- Tite has turned around Brazil’s fortunes
- We outline five keys to his successful coaching
- Communication, consistency and ball-pressing feature
By Giancarlo Giampietro with Brazil
When Dunga was sacked in 2016, Brazil sat sixth in the CONMEBOL qualifying for the 2018 FIFA World Cup Russia™, outside the direct qualification places. To make matters worse they had also suffered two disappointing Copa America campaigns, all this while continuing to lick their wounds from their chastening semi-final defeat to Germany at Brazil 2014.
Things have changed since then, however, and judging by the results and the performances of the team that touched down in Sochi on Sunday, it would seem that all that turbulence is a thing of the past. Confounding his own expectations, Dunga’s replacement Tite wasted no time in getting the five-time world champions back on track. As we reveal, however, the coach has not had to perform magic to make A Seleção serious contenders once more. Here are five reasons why:
1. An honest relationship
Brazil’s players have always made a point of praising Tite for his communication skills and plain speaking. His authority is based on dialogue and a sense of fairness.
No-one is above anyone else in Tite’s squad and no-one is immune to criticism. It is an approach that has helped him gain the respect of a team that was down on its luck and under pressure. In the process, he has filled it with confidence.
2. An open door
The coach and his sizeable support staff have been doing plenty of travelling since taking up their positions, making several journeys to Europe to watch training sessions and matches and, most importantly of all, talk to the players. There have also been countless chats online.
Even from his Rio base, Tite has always been available for his charges. Thanks to the dialogue that has flowed between them, the players have been able to tell him in which positions they feel most comfortable. In the meantime, Tite has also been talking to their club coaches and gathering ideas.
3. A well-oiled unit
Talking is one thing; doing it another, especially when time is short and a potential crisis is lurking around every corner. Practising what he preached, Tite has turned A Seleção into a team and restored their standing.
It is a team that has, understandably, also drawn on the ability of its star players. There is much more to this unit than individual flair, however, as it showed in recording respective 3-0 and 1-0 defeats of Russia and Germany without the services of Neymar. When the ball is not in their possession, Brazil press the opposition hard, with the front men playing an active role in that regard, and whenever the situation demands they defend doggedly. This is a machine that is working well.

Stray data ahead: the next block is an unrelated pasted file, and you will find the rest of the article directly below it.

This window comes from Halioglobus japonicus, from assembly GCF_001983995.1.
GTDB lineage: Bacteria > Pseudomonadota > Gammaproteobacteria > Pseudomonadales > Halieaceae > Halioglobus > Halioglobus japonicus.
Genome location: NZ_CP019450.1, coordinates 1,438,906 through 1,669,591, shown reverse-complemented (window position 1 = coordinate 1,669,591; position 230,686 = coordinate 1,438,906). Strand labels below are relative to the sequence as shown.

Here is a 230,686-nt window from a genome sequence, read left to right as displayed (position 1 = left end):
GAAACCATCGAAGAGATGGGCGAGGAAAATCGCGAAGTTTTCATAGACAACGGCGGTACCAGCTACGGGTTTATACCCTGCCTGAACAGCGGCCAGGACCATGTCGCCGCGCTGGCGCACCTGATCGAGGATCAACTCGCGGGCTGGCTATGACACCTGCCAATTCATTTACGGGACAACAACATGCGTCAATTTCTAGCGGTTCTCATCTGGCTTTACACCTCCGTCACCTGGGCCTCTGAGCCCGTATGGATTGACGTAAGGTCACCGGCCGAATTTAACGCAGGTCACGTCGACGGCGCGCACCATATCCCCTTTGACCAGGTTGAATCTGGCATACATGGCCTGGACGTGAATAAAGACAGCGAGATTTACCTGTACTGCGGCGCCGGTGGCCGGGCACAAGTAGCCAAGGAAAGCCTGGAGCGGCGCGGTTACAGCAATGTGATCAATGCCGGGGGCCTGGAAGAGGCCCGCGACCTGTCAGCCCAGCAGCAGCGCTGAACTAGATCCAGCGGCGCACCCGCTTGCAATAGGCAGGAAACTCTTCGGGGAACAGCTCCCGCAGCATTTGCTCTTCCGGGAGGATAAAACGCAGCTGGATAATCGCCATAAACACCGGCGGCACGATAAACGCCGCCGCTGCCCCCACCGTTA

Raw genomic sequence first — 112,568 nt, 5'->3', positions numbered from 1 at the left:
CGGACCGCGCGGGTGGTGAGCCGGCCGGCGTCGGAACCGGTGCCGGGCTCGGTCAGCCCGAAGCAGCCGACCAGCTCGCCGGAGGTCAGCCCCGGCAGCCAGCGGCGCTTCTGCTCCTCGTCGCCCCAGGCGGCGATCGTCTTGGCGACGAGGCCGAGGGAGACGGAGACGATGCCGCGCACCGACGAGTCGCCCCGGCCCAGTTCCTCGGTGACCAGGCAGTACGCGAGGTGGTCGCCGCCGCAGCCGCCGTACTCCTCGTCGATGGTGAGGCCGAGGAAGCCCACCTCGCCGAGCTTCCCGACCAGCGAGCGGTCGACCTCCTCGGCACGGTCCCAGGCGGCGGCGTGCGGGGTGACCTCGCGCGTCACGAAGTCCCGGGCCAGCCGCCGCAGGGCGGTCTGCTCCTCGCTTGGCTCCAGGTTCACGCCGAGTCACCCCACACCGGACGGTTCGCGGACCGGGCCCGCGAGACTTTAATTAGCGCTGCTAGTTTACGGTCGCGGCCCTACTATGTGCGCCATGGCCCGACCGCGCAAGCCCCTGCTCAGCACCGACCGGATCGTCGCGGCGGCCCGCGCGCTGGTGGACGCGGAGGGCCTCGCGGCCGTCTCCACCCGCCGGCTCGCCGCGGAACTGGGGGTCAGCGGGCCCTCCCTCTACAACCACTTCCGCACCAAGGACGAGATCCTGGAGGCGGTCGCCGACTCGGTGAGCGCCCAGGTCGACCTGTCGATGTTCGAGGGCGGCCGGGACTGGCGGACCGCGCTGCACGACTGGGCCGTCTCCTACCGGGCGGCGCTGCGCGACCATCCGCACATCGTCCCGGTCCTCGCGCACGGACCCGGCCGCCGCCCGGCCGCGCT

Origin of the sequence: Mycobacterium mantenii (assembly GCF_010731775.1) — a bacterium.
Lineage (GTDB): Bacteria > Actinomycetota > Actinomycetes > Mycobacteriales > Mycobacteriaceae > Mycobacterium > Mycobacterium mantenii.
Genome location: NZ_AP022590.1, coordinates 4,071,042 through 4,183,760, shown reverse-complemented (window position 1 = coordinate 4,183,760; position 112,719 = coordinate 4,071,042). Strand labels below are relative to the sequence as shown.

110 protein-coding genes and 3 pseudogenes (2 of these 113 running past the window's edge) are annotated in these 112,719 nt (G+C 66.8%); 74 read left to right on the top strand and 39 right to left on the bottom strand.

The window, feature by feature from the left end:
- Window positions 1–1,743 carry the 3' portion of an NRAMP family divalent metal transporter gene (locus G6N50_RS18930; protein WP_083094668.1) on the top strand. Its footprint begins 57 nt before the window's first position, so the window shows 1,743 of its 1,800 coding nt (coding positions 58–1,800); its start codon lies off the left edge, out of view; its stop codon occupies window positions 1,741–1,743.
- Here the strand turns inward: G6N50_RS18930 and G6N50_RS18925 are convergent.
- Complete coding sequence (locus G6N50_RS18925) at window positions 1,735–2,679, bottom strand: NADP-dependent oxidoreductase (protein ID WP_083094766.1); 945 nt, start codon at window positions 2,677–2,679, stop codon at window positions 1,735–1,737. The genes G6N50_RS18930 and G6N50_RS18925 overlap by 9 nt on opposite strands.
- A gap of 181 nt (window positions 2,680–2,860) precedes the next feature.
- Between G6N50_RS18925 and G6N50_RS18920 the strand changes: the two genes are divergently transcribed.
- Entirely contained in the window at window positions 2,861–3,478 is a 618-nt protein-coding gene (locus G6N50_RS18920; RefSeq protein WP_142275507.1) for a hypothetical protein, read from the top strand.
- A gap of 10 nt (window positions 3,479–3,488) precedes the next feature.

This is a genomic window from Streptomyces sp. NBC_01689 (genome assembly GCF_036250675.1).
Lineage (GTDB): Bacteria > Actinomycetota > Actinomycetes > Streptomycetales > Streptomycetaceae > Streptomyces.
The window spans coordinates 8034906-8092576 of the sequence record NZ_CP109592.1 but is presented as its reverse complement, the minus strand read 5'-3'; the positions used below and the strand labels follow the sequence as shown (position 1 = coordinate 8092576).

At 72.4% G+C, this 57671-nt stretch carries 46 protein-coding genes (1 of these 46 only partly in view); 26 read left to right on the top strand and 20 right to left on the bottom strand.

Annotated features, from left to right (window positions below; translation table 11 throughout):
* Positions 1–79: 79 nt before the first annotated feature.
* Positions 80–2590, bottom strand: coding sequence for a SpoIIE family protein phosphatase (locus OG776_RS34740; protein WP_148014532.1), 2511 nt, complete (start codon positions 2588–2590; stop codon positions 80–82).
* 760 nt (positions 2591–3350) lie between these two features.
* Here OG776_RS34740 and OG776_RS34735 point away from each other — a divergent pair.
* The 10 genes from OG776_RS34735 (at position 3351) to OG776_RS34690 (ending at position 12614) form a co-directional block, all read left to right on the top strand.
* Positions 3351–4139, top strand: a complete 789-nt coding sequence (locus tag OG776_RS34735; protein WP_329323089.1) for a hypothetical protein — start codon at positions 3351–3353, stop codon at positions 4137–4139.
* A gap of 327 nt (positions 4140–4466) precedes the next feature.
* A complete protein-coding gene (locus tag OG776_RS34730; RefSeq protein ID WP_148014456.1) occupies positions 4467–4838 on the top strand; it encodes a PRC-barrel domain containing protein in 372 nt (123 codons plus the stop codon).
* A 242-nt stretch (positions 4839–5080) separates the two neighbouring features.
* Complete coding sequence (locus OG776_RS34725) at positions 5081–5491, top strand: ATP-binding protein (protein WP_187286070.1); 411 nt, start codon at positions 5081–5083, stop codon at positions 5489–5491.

4. Correct decisions
In his first match in charge, against Ecuador in Quito, Tite handed a start and a maiden cap to 19-year-old Gabriel Jesus, an Olympic gold medallist at Rio 2016. Rising to the occasion, the teenager scored twice in a 3-0 win that sparked the Brazilian revival. Tite also assigned Casemiro to a holding midfield role, one he has performed ever since.
Aside from giving youth a chance, the coach recalled some well-known names, among them Marcelo and Thiago Silva, both of whom had fallen out of favour somewhat under Dunga. With his gift for passing, dribbling and finding space, the Real Madrid man now has an especially important part to play in putting Tite’s attacking ideas into practice.
5. A solid base
When he announced his final 23-man list for Russia 2018, Tite showed he was one step ahead of the reporters by stating that there was no-one in his squad who had picked themselves.
That said, the coach has largely stuck with the core of players he chose at the start of his reign, a policy that made plenty of sense given the fact that he only had a couple of years in which to prepare A Seleção for Russia 2018. The stat below reveals just how consistent he has been in terms of team selection:
15 members of Brazil’s 23-man party at Russia 2018 featured in Tite’s very first squad list, a figure equivalent to 65 per cent.